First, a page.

Toronto's Central Park

Saturday, 29 September 1894 - Toronto, Canada

Today I visited High Park up in the hills just north of Humber Bay. This huge park is the legacy of John George Howard, the former official surveyor and civil engineer of Toronto. He was also an architect who designed many of the city’s early public buildings.

John George Howard
Howard was born John George Corby in Bengeo, Hertfordshire, England in 1803. When he immigrated to Canada in 1832 with his wife Jemima, he took the name Howard. He gave several stories of why he did this. As far as we can tell it was not to hide from the law, he just wanted to be Howard.

In 1836 Howard purchased 165 acres of land west of Toronto. He intended to farm it, then decided to subdivide it. The land was full of steep hills, wetlands and sandy soil, plus was a distance from town and a hard commute. Howard did build a cottage for him and his wife on the highest hill overlooking Lake Ontario. He named it Colburne Lodge after his first patron, Lieutenant Governor Sir John Colborne.

Colburne Lodge
In 1873 Howard deeded 120 acres of his land to the city, with the remaining 45 upon his death. The stipulation was that he be allowed to live out his life in his home, that he get a yearly pension of $1,200 and that the land become a park, free to the public and no alcohol allowed (this was to be a place families could come.) The city agreed and appointed Howard the park ranger. He spent his retirement puttering about planting flowers and clearing underbrush until his death in 1890.

Even though High Park is no longer far from the city, most of the park is still in a more or less wild state. It allows the city folks to get back to nature. Hiking and picnicking are popular. There is a 35 acre lake here called Grenadier Pond that is a popular fishing spot. In winter it’s used for skating, hockey and curling. 100 years from now, a third of the park will still be left natural. By then it will be expanded to 399 acres.

Grenadier Pond
John and Jemima Howard left no children. (Yes, I know about the three children he had with his mistress.) John built a cairn with a plaque surrounded by an iron fence to serve as his and Jemima’s gravestone near Colburne Lodge. Apparently his wife suffered from dementia, but Howard took care of her at home rather than having her committed to the asylum he had built. (So maybe we can forgive him the mistress.)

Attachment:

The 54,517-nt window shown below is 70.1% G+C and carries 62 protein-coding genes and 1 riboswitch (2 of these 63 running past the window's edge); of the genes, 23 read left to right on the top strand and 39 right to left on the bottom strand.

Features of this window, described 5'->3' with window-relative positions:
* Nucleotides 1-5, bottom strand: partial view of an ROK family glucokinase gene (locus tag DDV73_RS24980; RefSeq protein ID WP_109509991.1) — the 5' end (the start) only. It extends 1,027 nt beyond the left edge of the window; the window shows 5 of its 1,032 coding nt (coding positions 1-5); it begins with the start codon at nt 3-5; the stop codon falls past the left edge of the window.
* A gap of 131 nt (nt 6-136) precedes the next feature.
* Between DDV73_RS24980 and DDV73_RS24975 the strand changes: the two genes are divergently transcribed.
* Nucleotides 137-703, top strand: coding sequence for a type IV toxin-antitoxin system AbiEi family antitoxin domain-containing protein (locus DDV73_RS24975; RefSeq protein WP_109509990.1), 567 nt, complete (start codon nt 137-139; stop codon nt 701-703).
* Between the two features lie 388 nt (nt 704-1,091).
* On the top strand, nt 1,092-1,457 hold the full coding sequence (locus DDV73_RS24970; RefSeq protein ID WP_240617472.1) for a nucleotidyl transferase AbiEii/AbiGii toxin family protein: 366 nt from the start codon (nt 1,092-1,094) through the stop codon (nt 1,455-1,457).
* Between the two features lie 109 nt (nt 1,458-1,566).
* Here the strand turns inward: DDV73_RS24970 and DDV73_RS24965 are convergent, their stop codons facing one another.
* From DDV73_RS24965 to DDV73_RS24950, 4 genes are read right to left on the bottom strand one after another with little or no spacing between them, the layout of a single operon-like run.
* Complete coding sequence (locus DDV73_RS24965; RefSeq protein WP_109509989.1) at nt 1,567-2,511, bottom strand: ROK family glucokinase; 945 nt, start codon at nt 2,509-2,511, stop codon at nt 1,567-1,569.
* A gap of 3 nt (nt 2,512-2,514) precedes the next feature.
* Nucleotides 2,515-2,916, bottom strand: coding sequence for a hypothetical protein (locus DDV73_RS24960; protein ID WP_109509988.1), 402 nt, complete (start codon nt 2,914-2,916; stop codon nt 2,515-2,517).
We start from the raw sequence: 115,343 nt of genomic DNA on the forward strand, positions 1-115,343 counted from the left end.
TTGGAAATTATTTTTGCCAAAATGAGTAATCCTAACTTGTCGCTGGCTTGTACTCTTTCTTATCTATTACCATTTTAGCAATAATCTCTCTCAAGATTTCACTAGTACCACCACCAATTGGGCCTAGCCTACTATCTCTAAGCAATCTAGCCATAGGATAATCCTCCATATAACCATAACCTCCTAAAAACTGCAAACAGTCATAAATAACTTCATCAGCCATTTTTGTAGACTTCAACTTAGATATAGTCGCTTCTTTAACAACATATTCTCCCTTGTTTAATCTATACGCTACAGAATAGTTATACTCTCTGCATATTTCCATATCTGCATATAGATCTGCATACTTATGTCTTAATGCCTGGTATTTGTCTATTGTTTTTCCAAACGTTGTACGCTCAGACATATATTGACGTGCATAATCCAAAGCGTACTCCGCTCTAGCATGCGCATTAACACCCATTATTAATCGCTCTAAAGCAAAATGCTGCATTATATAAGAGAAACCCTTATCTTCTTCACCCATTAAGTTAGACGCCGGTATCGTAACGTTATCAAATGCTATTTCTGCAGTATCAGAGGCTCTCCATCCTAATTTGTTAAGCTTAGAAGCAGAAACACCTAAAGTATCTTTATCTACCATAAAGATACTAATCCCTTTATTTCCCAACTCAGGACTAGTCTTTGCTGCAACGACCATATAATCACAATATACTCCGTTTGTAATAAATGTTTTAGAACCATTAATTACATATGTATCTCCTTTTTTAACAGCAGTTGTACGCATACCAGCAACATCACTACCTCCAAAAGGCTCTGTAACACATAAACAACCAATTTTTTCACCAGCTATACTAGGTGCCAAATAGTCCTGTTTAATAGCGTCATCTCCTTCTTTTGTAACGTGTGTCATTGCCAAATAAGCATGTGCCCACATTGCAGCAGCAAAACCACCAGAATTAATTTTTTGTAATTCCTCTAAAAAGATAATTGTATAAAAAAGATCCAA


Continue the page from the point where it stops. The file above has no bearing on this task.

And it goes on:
The Howard Memorial at High Park built by John Howard
I enjoyed hiking through the woods. At Colburne Lodge there is a magnificent view over the lake and the city. The lodge will eventually become a museum, but right now it is just sitting here ignored. I did see a couple sitting on the porch who moved apart and giggled when they saw me. I gave them the appropriate raised eyebrow, and worked hard not too smile. I suppose someday they will bring their kids and grandkids to visit John Howard’s gift to Toronto.

Colburne Lodge by John Howard

King Street in Toronto by John Howard
showing the City Hall and Jail he had designed


How Toronto Found Itself with Two Holy Trinity Anglican Churches

Sunday, 23 September 1894 - Toronto, Ontario, Canada

Today I visited Holy Trinity Anglican Church in Toronto...both of them. Both built for the same reason only years apart. Perhaps I should start from the beginning.

Toronto, then called York, had a Anglican Church called St. James. Anglican is basically the Church of England outside of Great Britain. The church was rebuilt several times to accommodate the growing number of English settlers.

Even before the Irish Famine that started in 1845 with the potato blight, Irish immigrants were pouring into Toronto just to escape the horrid poverty. By 1851, at the peak of the Famine, the Irish made up the largest ethnic group in Toronto. Most settled in a neighborhood called Corktown. It was in this neighborhood that the first Catholic church in Toronto, St. Paul’s, was built in 1841.

However the majority of Irish in Toronto weren’t Catholic, but Protestants--Orange Men with the Church of England. They had St. James--or did they? At the time St. James rented their pews. It was a common practice of the time to collect money to run the church. What it meant was the rich sat up front, the middle class sat behind them and the poor--well, they either sat in the very back or stood. The Irish Protestants were the poorest of the congregation.

Original Holy Trinity in Corktown
The Irish had enough. They decided to build their own Anglican Church in Corktown. Providing much of the labor themselves and using the bricks they made in the brickyards, they built Holy Trinity Church in 1844. The pews were open to all--free and unreserved. Tithing would have to be by contributions from the struggling working class congregation.

Meanwhile a certain Mary Lambert Swale of Settle, England must have heard of the plight of Toronto’s working class. Knowing she was dieing , she made a will, leaving 5,000 pounds sterling to the Toronto Diocese to build a church. The stipulations were that it had to be Gothic design, the pews were to always be free, that the pulpit not be placed as to obstruct the view of patrons, and that the church be named Holy Trinity.